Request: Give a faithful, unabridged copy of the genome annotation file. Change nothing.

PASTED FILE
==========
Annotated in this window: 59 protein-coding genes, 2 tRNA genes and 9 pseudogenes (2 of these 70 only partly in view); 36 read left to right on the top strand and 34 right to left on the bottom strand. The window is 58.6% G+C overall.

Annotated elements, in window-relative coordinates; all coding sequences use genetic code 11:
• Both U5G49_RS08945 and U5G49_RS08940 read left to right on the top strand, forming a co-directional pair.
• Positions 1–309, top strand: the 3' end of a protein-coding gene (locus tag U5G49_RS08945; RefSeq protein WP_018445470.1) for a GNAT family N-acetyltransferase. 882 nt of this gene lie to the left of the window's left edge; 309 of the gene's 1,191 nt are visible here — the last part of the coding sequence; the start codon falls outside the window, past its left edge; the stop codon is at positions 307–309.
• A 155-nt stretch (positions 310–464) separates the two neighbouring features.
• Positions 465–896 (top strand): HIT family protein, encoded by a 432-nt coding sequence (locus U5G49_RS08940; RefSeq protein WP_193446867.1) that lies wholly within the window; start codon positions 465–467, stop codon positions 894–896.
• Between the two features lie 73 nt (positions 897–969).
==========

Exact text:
Annotated in this window: 59 protein-coding genes, 2 tRNA genes and 9 pseudogenes (2 of these 70 only partly in view); 36 read left to right on the top strand and 34 right to left on the bottom strand. The window is 58.6% G+C overall.

Annotated elements, in window-relative coordinates; all coding sequences use genetic code 11:
• Both U5G49_RS08945 and U5G49_RS08940 read left to right on the top strand, forming a co-directional pair.
• Positions 1–309, top strand: the 3' end of a protein-coding gene (locus tag U5G49_RS08945; RefSeq protein WP_018445470.1) for a GNAT family N-acetyltransferase. 882 nt of this gene lie to the left of the window's left edge; 309 of the gene's 1,191 nt are visible here — the last part of the coding sequence; the start codon falls outside the window, past its left edge; the stop codon is at positions 307–309.
• A 155-nt stretch (positions 310–464) separates the two neighbouring features.
• Positions 465–896 (top strand): HIT family protein, encoded by a 432-nt coding sequence (locus U5G49_RS08940; RefSeq protein WP_193446867.1) that lies wholly within the window; start codon positions 465–467, stop codon positions 894–896.
• Between the two features lie 73 nt (positions 897–969).